We need to generate one .cfg file for each service, changing the “organizationalUnitName” by opening the “openssl_generic.cfg” file we just created:

  • organizationalUnitName = VMware vCenter Service Certificate (save as “C:\OpenSSL\Certs\vCenterSSO\openssl_vpxd.cfg”)
  • organizationalUnitName = VMware Inventory Service Certificate (save as “C:\OpenSSL\Certs\vCenterSSO\openssl_inventoryservice.cfg”)
  • organizationalUnitName = VMware LogBrowser Service Certificate (save as “C:\OpenSSL\Certs\vCenterSSO\openssl_logbrowser.cfg”)
  • organizationalUnitName = VMware vSphere Autodeploy Service Certificate (save as “C:\OpenSSL\Certs\vCenterSSO\openssl_autodeploy.cfg”)

You should now have a .cfg file for each service in each folder with a different organizationalUnitName.

To generate the certificate requests, assuming you have the same path I have, you can use the following commands.

cd c:\OpenSSL\bin

openssl req -new -nodes -out c:\openssl\certs\vCenterSSO\rui_vpxd.csr -keyout c:\openssl\certs\vCenterSSO\rui_vpxd.key -config c:\openssl\certs\vCenterSSO\openssl_vpxd.cfg

openssl req -new -nodes -out c:\openssl\certs\InventoryService\rui_inventoryservice.csr -keyout c:\openssl\certs\InventoryService\rui_inventoryservice.key -config c:\openssl\certs\InventoryService\openssl_inventoryservice.cfg

openssl req -new -nodes -out c:\openssl\certs\LogBrowser\rui_logbrowser.csr -keyout c:\openssl\certs\LogBrowser\rui_logbrowser.key -config c:\openssl\certs\LogBrowser\openssl_logbrowser.cfg

openssl req -new -nodes -out c:\openssl\certs\AutoDeploy\rui_autodeploy.csr -keyout c:\openssl\certs\AutoDeploy\rui_autodeploy.key -config c:\openssl\certs\AutoDeploy\openssl_autodeploy.cfg

Now you should also have a .key file and a .csr file in each respective directory.

To generate certificates from the .csr file login your Microsoft CA web interface (by default it is http://servername/CertSrv/):

  1. Click the Request a certificate link.
  2. Click advanced certificate request.
  3. Click the Submit a certificate request by using a base-64-encoded CMC or PKCS #10 file, or submit a renewal request by using a base-64-encoded PKCS #7 file link.
  4. Open the certificate request (rui_service.csr, as generated above for each component) in a plain text editor and paste this text into the Saved Request box.
  5. Select the Certificate Template as VMware Certificate.
  6. Click Submit to submit the request.
  7. Click Base 64 encoded on the Certificate issued screen.
  8. Click the Download Certificate link.
  9. Save the certificate as rui_service.crt, in the appropriate C:\OpenSSL\Certs\<service>\ folder.  (for example rui_vpxd.crt)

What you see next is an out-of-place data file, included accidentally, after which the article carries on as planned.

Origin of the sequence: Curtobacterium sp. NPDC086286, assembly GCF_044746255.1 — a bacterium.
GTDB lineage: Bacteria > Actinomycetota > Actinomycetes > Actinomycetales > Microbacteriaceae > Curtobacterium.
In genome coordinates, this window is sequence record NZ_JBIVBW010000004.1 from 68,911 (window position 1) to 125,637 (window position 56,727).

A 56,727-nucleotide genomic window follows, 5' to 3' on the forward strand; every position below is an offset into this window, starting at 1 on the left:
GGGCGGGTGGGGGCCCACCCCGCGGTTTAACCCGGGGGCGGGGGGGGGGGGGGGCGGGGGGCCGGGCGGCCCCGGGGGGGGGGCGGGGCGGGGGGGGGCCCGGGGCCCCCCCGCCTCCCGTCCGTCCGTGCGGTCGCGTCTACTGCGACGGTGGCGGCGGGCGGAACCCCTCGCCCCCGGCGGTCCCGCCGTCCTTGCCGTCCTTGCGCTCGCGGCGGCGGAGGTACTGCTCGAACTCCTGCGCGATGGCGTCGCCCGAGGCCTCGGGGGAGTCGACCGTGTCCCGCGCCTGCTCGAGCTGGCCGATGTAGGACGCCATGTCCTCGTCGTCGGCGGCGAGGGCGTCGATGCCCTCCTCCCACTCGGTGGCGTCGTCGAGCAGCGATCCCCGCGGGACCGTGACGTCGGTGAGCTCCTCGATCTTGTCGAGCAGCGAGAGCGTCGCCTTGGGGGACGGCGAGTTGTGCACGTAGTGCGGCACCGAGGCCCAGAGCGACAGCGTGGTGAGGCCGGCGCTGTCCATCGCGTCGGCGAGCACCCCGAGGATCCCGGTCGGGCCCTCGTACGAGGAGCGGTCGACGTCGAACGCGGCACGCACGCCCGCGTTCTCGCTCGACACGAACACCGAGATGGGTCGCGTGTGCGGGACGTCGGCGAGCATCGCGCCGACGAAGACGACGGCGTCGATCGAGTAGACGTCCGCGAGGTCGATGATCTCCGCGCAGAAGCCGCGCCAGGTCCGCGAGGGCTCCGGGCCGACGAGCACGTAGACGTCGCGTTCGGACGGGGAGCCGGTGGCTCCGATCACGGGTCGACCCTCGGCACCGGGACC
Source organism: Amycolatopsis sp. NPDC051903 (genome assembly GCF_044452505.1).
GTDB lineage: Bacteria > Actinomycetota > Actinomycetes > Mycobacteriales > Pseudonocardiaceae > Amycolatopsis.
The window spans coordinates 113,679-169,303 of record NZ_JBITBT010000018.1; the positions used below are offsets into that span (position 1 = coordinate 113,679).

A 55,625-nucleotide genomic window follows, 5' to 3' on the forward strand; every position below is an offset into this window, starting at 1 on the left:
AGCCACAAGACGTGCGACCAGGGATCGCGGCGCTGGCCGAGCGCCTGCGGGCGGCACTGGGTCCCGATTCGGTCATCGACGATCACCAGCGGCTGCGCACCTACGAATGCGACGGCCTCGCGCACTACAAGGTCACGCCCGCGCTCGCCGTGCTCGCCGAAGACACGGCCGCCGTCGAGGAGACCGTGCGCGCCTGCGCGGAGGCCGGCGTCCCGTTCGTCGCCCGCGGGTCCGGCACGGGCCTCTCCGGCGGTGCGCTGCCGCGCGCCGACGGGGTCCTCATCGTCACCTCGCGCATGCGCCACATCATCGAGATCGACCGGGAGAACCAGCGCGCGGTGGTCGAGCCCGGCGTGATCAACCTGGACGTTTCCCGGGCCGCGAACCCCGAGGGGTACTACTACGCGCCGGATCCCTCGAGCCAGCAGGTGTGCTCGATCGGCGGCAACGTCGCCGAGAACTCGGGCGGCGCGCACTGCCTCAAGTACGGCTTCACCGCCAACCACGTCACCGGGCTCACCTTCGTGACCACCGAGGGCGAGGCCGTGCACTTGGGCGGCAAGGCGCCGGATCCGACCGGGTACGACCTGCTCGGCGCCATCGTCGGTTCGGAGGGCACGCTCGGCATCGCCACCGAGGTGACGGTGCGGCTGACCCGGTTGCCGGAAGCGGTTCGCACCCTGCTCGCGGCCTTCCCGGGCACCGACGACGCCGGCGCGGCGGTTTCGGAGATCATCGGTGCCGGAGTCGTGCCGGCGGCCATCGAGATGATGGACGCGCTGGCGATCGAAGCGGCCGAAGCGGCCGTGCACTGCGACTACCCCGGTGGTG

10. Repeat Steps 2 to 10 for each of the additional service.
  11. Navigate back to the home page of the certificate server and click Download a CA certificate, certificate chain or CRL.
  12. Click the Base 64 option.
  13. Click the Download CA Certificate chain link.
  14. Save the certificate chain as cachain.p7b in the c:\openssl\certs\ directory.

By default, Microsoft CA certificates are generated with the .cer format. Either use Save As or change it to .crt before continuing.

When complete, you have four certificates (rui_service.crt) for each of the services generated in their respective c:\openssl\certs\<services> folders and the cachain.p7b file in the c:\openssl\certs\ folder.

Copy the c:\openssl\certs folder on the root of the vCenter filesystem via SCP, rename it to “ssl”, SSH to the vCSA, then:

service vmware-stsd stop
service vmware-vpxd stop

Rename all files in the service folders so that the .key file is named “rui.key” and the .crt file is named “rui.crt”.

On the vCenter Appliance, move where the cachain.p7b file is, then convert it to cachain.pem:

openssl pkcs7 -print_certs -in cachain.p7b -out cachain.pem

Now open cachain.pem with a text editor and remove any text before the first “—–BEGIN CERTIFICATE—–” and after “—–END CERTIFICATE—–“.

Note: This assumes there are no intermediate certificates in the Certificate Authority.

Copy the cachain.pem file in every service folder.

cd <vcenterservicefolder>
cat rui.crt cachain.pem > chain.pem
/usr/sbin/vpxd_servicecfg certificate change chain.pem rui.key

If all goes well you should receive this:

VC_CFG_RESULT = 0

Check KB2057248 if you get a different result.

service vmware-stsd start
cd /etc/vmware-sso/register-hooks.d
./02-inventoryservice --mode uninstall --ls-server https://<em>server.domain.com</em>:7444/lookupservice/sdk

Create the chain.pem file for every service: